Faith and Freedom Coalition Executive Chairman Ralph Reed joined SiriusXM host Raheem Kassam and co-host Steve Bannon on Breitbart News Saturday to talk about the role of evangelical voters in the Trump presidency and the upcoming midterm elections.
Reed said the importance of the evangelical coalition to President Trump’s victory in 2016 was a matter of “simple math,” citing exit polls that showed “the self-identified evangelical vote alone was 27 percent of the electorate.”
“That was the largest, by the way, ever recorded in a modern election, meaning since modern exit polling began in 1982,” he noted.
“If you add to that the frequently Mass-attending Catholics who do not self-identify as having had a born-again experience – by the way, I should tell you an interesting little demographic and sort of sociological piece of trivia: 10 percent of Catholics identify as evangelicals and say they’ve been born again, but 90 percent do not – so nine percent to 10 percent of the electorate, let’s be conservative and say nine percent, are faithful frequently Mass-attending Catholics, and they voted roughly two to one for Donald Trump,” he said.
“So if you take this constituency, it’s 36 percent of the electorate, that’s larger than the union vote, the feminist vote, the gay vote, and the Hispanic vote combined,” said Reed.
“They’re fearless, and they get the joke,” he said of the faith vote. “When the Access Hollywood tape hit, remember, these folks had gone through the DWI being dropped on George W. Bush on the Thursday before the election in 2000. Whenever you have anyone who is willing to deliver on the issues and the values that beat in the heart, and give meaning to the souls of these people, they know you’re going to come under attack.”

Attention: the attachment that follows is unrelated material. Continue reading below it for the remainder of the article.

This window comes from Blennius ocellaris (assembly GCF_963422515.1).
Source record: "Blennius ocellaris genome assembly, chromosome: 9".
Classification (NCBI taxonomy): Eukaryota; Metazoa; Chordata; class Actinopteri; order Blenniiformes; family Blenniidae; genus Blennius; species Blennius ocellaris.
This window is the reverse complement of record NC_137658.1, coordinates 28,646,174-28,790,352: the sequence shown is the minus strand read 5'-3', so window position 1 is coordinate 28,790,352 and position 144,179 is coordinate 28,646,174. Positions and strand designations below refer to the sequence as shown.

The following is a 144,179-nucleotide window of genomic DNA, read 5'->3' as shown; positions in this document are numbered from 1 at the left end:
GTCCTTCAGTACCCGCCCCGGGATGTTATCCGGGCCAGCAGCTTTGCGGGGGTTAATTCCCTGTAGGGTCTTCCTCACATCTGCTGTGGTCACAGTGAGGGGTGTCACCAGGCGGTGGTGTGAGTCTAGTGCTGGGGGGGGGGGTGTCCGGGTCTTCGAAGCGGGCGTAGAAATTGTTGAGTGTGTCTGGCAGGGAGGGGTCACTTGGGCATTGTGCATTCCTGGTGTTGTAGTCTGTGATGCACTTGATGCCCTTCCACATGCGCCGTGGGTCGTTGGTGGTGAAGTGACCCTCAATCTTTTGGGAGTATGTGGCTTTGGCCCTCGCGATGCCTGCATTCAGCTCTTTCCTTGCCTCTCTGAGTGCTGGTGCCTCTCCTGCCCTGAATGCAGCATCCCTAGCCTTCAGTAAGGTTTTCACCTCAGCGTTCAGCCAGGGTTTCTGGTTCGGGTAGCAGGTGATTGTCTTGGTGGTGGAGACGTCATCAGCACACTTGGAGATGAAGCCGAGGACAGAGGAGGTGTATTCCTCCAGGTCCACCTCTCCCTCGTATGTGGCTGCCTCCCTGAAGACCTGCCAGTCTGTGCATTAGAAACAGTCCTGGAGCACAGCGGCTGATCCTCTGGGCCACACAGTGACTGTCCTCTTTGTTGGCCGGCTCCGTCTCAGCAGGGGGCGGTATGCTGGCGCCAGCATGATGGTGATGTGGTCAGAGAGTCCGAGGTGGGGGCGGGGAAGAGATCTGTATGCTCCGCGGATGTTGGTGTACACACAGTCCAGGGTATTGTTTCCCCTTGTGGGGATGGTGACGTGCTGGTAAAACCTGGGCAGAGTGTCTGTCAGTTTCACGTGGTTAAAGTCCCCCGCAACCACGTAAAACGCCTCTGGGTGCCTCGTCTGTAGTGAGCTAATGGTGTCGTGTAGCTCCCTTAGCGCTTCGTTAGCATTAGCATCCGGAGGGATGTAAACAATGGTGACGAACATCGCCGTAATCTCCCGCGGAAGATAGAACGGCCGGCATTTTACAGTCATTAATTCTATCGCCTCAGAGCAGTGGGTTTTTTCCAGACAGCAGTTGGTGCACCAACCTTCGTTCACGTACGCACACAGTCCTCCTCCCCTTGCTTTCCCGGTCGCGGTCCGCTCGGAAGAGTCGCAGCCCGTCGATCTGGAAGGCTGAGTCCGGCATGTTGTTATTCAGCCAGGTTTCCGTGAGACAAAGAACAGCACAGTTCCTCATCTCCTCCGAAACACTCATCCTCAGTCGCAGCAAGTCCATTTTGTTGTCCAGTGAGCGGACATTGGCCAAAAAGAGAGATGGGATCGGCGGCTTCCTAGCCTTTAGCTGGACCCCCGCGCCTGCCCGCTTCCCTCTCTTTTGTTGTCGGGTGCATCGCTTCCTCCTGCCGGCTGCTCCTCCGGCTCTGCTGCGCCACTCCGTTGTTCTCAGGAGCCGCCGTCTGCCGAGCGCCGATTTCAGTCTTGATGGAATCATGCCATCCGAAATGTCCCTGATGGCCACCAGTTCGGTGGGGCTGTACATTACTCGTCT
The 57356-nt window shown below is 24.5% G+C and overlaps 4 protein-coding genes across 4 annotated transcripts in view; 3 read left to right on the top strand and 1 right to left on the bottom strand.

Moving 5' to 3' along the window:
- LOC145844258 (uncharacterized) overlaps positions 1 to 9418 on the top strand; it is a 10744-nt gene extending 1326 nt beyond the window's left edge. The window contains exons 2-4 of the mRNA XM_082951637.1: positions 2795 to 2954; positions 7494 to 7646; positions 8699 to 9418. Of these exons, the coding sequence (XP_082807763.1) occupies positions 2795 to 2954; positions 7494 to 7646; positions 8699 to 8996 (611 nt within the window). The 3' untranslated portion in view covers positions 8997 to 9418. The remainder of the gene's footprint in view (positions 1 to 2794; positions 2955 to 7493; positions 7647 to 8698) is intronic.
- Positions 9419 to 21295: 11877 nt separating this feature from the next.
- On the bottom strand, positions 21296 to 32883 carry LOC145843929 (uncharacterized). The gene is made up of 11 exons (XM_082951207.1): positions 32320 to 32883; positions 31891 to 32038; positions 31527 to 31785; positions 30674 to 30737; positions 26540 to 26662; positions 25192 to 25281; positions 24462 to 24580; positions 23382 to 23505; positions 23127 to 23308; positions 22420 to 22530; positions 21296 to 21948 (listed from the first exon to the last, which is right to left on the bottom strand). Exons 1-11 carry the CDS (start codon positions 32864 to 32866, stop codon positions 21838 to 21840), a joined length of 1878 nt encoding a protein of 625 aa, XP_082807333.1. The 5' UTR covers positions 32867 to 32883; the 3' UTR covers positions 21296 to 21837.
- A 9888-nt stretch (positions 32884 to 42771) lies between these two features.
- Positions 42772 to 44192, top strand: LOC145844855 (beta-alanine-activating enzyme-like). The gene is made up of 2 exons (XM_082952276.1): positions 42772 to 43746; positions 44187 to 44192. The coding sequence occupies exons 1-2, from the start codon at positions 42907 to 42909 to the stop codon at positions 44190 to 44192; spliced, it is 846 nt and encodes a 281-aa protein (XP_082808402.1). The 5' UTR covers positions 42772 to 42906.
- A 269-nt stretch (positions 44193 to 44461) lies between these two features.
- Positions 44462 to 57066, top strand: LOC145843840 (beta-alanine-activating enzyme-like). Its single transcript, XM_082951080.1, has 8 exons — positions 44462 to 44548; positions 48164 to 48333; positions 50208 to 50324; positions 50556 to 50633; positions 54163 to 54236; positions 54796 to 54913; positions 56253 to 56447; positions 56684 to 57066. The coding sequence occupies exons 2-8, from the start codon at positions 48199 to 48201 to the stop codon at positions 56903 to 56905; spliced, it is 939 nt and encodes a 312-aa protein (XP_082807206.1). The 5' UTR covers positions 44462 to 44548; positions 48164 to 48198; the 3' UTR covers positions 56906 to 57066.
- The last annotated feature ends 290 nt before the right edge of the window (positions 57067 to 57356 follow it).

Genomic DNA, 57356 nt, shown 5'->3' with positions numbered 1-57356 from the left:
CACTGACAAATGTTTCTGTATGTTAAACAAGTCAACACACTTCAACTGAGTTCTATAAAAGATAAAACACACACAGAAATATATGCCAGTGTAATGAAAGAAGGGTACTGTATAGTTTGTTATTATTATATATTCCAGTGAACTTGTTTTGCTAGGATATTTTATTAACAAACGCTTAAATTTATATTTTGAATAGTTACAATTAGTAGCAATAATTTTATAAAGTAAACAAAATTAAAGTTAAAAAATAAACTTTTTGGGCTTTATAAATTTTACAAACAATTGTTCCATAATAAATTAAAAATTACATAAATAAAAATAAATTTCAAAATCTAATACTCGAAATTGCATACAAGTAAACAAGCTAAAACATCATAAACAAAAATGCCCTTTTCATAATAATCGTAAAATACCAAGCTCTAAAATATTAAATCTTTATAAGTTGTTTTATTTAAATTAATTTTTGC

Reed said the top “beating heart issue” is life, so when Trump “got up in the debate – I believe that was on October 10th or 11th – and Chris Wallace asked about the court appointments, and specifically asked about late-term abortion, Hillary kind of blew it off, didn’t even show any concern for the moral objections of tens of millions of people.”
“Donald Trump turned to her and said words that I believe won the election,” Reed recalled. “He said, ‘What you’re saying is that minutes before an unborn child is born, it is OK to rip that baby from its mother’s womb. That’s what you’re saying.’ And he said, ‘That may be OK with you. It is not OK with me.’”
He said his conversations with Trump convinced him that “this is a genuinely personal, deeply personal commitment for him.”
“The media wants us to think that he was some late convert who did not care about this, and was just playing the faith community. Not true. I know it for a fact,” he declared.
Reed said the second crucial issue joining Trump to the evangelical community is “support for the state of Israel, and relatedly, his opposition to the Iran nuclear deal.”
“He went all over this country, in arena after arena, and he said, ‘This is the worst deal, this is the most disastrous deal we’ve ever gone with, and If I’m president, I’ll do something about it.’ Hillary not only supported it, she helped negotiate it,” he said.
The third vital issue Reed spoke about was religious liberty, which is still a work in progress for the Trump administration.